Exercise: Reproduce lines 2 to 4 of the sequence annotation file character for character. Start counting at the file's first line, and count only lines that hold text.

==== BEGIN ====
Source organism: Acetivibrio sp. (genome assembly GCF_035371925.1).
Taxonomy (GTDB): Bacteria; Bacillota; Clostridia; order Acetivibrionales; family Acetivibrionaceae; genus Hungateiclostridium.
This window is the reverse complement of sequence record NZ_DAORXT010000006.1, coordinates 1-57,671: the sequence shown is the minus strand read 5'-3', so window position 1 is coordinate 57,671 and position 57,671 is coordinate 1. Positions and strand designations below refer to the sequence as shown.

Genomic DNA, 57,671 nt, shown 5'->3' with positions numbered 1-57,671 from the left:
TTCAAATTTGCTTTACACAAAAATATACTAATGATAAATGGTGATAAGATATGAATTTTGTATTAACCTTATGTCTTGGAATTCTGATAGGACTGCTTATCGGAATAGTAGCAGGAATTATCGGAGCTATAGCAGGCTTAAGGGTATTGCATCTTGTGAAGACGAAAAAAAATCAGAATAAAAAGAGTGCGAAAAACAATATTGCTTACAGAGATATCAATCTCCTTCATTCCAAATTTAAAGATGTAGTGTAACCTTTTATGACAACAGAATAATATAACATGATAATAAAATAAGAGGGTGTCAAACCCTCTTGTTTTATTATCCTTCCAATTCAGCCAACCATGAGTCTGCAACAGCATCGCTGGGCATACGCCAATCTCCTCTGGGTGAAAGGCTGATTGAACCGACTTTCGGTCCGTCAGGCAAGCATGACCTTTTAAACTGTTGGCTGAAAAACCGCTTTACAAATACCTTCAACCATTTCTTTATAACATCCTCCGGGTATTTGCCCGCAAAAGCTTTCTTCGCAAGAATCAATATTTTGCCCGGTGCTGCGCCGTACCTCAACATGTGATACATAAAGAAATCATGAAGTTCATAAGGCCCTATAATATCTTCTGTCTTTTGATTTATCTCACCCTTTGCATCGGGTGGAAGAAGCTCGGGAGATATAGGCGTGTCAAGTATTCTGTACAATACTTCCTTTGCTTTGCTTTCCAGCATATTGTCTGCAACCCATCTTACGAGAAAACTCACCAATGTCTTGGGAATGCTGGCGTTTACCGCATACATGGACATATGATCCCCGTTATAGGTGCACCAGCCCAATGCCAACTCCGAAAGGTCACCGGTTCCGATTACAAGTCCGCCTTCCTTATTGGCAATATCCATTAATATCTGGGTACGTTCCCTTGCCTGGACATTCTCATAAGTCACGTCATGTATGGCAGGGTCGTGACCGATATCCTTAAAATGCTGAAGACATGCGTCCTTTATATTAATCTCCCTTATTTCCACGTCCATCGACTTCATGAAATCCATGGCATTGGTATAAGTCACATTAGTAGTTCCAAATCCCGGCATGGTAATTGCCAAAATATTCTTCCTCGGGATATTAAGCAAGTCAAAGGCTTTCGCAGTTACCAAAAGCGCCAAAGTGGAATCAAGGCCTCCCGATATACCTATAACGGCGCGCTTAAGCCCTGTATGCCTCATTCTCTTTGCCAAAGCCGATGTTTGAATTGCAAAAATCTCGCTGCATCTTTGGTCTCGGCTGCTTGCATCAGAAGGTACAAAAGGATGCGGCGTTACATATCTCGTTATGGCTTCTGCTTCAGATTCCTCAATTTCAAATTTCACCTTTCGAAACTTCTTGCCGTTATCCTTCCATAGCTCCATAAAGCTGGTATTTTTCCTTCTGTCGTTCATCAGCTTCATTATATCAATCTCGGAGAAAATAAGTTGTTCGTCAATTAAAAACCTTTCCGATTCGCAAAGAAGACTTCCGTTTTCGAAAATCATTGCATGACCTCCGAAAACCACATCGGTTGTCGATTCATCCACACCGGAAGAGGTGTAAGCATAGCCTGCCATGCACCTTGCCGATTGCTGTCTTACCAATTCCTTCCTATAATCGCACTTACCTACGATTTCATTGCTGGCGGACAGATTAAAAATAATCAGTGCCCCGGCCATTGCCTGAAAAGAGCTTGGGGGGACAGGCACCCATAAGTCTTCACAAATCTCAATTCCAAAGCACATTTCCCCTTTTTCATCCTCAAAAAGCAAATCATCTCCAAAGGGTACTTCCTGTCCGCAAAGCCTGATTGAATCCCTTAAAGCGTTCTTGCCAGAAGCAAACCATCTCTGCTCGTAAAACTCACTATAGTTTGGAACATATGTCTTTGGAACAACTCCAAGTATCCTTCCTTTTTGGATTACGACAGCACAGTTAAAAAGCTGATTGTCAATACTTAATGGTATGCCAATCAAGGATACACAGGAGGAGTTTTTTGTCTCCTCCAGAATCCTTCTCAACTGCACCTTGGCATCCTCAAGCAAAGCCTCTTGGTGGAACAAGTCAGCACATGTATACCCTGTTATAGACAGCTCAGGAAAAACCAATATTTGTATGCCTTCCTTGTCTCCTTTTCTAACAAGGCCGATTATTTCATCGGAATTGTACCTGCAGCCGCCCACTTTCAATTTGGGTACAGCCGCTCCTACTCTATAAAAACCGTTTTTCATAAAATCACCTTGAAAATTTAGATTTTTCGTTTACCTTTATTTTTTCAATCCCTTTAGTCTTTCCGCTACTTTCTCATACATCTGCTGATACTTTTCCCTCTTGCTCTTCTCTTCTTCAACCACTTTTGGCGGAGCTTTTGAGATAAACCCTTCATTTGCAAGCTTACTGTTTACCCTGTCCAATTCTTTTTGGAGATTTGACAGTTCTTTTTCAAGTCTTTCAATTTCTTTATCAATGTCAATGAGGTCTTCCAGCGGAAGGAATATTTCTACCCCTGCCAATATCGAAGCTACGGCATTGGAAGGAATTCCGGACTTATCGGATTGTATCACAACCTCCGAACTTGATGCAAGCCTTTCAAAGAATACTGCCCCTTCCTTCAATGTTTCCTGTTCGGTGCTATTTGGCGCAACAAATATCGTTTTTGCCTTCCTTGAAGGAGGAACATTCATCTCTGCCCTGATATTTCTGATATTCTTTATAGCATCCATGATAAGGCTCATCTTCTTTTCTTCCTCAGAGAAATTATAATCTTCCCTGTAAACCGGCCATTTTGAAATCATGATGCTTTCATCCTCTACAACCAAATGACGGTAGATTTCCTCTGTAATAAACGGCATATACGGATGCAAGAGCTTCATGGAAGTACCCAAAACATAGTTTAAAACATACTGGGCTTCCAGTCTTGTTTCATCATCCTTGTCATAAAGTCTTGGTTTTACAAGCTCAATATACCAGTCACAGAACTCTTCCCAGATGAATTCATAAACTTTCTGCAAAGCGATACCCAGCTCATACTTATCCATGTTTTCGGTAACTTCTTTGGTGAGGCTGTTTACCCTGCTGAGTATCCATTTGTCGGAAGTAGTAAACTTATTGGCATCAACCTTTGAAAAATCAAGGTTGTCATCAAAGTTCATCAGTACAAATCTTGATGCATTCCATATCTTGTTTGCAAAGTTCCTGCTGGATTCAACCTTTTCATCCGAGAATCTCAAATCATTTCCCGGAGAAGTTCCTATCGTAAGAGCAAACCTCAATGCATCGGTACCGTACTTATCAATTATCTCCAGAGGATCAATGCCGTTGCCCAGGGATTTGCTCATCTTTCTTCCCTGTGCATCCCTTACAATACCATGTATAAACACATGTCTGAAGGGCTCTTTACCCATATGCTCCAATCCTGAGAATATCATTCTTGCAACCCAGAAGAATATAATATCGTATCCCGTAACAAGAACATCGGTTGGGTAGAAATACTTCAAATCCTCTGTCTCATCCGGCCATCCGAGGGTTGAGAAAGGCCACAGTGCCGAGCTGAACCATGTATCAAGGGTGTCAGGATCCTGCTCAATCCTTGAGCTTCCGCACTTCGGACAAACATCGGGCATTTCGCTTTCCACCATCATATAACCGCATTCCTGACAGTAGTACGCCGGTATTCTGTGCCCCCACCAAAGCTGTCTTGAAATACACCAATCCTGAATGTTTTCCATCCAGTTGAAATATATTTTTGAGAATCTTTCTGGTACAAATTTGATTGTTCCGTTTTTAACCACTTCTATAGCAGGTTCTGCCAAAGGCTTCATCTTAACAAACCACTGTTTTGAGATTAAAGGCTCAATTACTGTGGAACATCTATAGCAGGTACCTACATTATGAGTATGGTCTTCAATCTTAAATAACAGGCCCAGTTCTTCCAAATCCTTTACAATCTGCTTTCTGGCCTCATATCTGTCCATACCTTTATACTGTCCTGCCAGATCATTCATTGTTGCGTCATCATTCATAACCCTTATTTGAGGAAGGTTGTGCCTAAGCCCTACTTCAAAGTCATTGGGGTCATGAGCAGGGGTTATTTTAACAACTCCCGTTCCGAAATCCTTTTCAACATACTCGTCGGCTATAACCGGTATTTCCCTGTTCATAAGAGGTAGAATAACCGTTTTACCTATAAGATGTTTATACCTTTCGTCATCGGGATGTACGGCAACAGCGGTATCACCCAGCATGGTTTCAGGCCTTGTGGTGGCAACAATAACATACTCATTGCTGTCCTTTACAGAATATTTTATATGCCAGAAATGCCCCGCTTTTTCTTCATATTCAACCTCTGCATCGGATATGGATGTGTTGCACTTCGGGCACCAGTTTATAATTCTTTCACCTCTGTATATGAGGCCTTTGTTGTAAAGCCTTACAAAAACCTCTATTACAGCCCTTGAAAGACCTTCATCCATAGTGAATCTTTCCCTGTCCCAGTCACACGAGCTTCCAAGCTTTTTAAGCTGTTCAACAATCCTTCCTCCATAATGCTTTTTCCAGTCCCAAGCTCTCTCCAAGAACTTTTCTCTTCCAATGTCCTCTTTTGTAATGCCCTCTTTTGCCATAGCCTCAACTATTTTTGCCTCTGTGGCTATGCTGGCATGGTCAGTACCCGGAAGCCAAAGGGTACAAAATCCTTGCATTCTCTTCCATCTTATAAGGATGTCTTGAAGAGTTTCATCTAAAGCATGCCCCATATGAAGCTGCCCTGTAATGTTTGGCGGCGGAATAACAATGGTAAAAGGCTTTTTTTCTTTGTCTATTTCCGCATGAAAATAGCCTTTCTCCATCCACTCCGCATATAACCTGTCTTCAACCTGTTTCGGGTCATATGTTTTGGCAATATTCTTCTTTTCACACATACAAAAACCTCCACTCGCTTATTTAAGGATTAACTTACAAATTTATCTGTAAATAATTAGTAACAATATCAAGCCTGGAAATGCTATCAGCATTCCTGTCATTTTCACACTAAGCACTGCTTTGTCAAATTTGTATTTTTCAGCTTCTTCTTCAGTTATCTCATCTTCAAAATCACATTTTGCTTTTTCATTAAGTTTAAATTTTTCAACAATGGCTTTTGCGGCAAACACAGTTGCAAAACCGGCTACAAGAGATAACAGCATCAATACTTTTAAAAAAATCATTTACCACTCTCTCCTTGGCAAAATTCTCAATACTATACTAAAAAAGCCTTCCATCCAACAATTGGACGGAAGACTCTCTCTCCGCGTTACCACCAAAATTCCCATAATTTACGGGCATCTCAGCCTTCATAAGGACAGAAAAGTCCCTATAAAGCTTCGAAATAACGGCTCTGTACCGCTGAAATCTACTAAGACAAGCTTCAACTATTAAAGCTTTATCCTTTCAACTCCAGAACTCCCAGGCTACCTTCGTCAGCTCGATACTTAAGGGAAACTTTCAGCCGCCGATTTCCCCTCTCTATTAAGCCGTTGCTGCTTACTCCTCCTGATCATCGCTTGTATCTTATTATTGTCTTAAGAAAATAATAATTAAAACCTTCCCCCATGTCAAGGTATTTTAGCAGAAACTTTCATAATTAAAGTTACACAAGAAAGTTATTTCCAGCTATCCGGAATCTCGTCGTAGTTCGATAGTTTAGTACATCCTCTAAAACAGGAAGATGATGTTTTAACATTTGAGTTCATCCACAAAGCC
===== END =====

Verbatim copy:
Taxonomy (GTDB): Bacteria; Bacillota; Clostridia; order Acetivibrionales; family Acetivibrionaceae; genus Hungateiclostridium.
This window is the reverse complement of sequence record NZ_DAORXT010000006.1, coordinates 1-57,671: the sequence shown is the minus strand read 5'-3', so window position 1 is coordinate 57,671 and position 57,671 is coordinate 1. Positions and strand designations below refer to the sequence as shown.

Genomic DNA, 57,671 nt, shown 5'->3' with positions numbered 1-57,671 from the left: